JALT2011: Spirit of volunteerism

Writer(s): 
John Gunning, Gifu Pharmaceutical University and Conference Manager of JALT 2011

 

The JALT National Conference held November 18-21, 2011 is one of the largest language conferences in Asia with over 1,800 participants, workshops, presentations, and plenaries as well as two satellite conferences occurring within the conference itself: JALT Junior and Other Language Educators (OLE). Last year I had the opportunity to act as Conference Manager and one word sums up the conferences from a planning perspective, that being, volunteerism. Just about every member of the team, from our student interns up to the JALT National President, volunteer many hours in order to provide a platform for educators to share research and exchange ideas in Asia.

 

Planning

When I first got involved with the planning of JALT conferences (Site Chair JALT 2010) I was completely unaware that the planning starts years prior to the conference. The sites are secured and booked by the Director of Programs and followed by negotiations regarding budgets, grants, and facilities with a small team that consists of JALT Central Office (JCO) staff, prior site chairs, the conference business team (JALT National Business Manager, Conference Business Manager), and members of the Board of Directors (BOD). This process can take up to a few weeks as the sites are checked for room sizes and numbers, Internet availability, restrictions, and transportation concerns. This year the Director of Programs, Steve Cornwell, is looking to reserve venues years in advance, and as the size of the conference grows, available sites are becoming more difficult to secure.

 

There are also a number of Pre-Conference Planning Committee (PCPC) meetings throughout the year. The main ones are scheduled on the last day of the Conference and during the Executive Board Member (EBM) meetings in February and June. However, there are a number of meetings scheduled between the EBMs, usually in March, May, and October. Between the meetings there are flurries of emails, skypes, and telephone calls confirming and checking planning schedules.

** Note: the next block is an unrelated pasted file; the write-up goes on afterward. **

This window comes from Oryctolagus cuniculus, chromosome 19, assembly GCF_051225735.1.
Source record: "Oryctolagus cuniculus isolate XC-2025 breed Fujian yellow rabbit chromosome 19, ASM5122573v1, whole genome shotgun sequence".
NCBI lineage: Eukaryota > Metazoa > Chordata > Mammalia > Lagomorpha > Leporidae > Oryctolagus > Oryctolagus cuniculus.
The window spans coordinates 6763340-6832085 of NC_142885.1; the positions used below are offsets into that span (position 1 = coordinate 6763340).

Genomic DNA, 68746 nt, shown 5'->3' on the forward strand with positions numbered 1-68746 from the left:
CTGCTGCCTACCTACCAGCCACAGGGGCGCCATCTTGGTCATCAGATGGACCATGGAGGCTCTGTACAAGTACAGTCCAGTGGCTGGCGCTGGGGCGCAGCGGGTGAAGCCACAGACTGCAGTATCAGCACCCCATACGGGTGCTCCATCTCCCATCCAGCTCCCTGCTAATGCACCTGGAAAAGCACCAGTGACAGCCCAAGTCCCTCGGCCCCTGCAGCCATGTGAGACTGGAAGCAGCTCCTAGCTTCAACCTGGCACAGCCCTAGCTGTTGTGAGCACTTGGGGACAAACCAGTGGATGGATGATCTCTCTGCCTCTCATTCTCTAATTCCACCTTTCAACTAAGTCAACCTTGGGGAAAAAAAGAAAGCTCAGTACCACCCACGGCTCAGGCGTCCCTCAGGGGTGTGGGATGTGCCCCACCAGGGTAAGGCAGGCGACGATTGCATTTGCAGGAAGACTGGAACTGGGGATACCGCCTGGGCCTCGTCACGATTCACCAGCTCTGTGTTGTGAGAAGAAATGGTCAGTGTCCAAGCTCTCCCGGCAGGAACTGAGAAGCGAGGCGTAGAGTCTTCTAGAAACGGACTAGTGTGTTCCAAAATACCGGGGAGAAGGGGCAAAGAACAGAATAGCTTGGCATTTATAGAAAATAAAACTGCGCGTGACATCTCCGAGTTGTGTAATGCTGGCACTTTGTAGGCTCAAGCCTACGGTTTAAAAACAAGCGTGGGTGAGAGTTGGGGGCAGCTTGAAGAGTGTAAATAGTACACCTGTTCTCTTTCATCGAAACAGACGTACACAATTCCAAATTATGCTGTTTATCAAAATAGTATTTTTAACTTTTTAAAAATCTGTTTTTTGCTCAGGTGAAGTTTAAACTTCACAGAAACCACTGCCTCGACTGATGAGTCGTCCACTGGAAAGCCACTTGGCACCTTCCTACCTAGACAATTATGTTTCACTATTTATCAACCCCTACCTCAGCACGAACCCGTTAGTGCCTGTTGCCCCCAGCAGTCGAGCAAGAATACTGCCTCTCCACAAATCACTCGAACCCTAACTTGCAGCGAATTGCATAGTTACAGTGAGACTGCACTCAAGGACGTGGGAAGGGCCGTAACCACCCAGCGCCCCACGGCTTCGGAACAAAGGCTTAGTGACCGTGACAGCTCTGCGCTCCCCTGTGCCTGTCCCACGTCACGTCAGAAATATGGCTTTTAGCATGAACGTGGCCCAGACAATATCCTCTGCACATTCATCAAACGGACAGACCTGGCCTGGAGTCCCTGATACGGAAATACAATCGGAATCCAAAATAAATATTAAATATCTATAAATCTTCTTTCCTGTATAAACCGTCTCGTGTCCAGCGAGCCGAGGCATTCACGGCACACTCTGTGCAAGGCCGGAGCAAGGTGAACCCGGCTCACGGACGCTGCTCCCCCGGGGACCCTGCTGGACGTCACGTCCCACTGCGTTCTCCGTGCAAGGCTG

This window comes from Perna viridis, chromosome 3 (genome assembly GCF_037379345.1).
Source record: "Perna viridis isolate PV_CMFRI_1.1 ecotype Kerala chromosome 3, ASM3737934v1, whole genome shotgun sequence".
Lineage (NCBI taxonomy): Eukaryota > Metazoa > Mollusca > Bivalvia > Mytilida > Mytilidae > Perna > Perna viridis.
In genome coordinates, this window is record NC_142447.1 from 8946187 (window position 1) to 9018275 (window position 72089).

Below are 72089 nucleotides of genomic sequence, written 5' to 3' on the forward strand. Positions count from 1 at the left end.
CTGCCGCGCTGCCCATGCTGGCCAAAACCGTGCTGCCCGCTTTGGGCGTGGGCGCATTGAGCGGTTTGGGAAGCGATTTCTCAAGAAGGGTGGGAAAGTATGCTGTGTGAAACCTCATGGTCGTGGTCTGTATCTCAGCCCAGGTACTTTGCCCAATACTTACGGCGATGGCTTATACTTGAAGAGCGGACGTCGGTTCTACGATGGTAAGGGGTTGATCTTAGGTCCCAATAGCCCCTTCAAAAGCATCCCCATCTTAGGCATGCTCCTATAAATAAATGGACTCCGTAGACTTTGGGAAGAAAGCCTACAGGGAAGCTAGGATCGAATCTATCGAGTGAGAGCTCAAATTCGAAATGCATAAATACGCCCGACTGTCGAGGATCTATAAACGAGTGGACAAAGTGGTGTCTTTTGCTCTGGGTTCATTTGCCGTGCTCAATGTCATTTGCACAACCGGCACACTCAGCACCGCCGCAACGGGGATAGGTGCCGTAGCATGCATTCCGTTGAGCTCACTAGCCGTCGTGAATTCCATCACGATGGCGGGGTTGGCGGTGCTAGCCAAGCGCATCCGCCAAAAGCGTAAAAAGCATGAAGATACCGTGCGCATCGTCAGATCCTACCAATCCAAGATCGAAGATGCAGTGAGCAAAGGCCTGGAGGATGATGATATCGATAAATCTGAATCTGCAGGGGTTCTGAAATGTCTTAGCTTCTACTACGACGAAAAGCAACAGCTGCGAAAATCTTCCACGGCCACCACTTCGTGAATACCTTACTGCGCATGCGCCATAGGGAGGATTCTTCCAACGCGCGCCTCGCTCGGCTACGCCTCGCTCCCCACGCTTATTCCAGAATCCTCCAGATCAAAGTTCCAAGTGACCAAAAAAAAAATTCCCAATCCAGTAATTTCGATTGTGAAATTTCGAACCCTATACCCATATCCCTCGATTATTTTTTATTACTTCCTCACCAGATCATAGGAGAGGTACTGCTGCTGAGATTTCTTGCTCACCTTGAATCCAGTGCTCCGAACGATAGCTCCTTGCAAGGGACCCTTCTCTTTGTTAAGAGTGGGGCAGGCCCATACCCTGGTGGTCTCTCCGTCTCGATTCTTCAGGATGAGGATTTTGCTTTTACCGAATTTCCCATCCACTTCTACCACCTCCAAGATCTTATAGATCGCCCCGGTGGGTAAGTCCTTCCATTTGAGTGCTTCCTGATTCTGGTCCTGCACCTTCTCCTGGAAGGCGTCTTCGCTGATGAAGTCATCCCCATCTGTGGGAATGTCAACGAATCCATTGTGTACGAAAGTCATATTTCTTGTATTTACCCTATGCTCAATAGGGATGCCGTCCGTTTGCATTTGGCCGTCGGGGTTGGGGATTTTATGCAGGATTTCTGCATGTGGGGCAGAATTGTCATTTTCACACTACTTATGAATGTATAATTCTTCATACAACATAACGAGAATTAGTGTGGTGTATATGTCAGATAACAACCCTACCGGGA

The team

An important facet of any volunteer work is simply getting along. In reality and being honest, I do not think I would want to volunteer countless hours and put the effort into a project of this size if I did not truly enjoy the time doing it. The JALT 2011 planning team had fantastic chemistry and not only have I made professional contacts working with everyone, but many personal relationships have been developed, which I believe will last longer than my future participation with JALT. The team is divided up into three main groups. First, and I am not sure if this is the best way to describe it, would be the visionaries who consist of the Conference Chairs and the BOD. They let the rest of the team know the feel, sense, or type of conference they envision. This is followed by the second group, who might be best described as the nuts and bolts and who are responsible for taking that vision and making it actually happen. The PCPC team and its many volunteers (student interns and staff which number more than 200) have the job of setting up rooms, securing equipment, programming, developing and planning events, setting up the Internet, coordinating the interns, coordinating the Educational Materials Exhibition (EME) space, making transportation maps, booking hotels, and writing the pre-conference and conference handbooks. I honestly cannot provide every task that is necessary in the space provided for this short article. The last group is JALT’s Associate Members (AM), otherwise known as JALT’s business partners, who work with the planning team to ensure that there is quality space devoted to educational materials, and provide sponsorship for some featured speaker workshops and some of the plenary speakers. They also support various events, which can be both academic and social in nature.

 

Getting involved

The planning team is always looking for new members who have the time and are committed to seeing it through from the start of its one-year planning cycle. Depending on the position, the amount of time devoted to the planning varies considerably with some team members joining from the very beginning to other members who have the opportunity to commit time at a later date. If you are interested and would like to learn more about the roles and responsibilities, I would be more than happy to get that information to you. I would suggest, if it is your first time volunteering for JALT 2012 and future conferences, to perhaps start with a role that is less demanding in terms of the time and effort so you are not overwhelmed. And it can be somewhat overwhelming for the less experienced, and that is based on my own experience!

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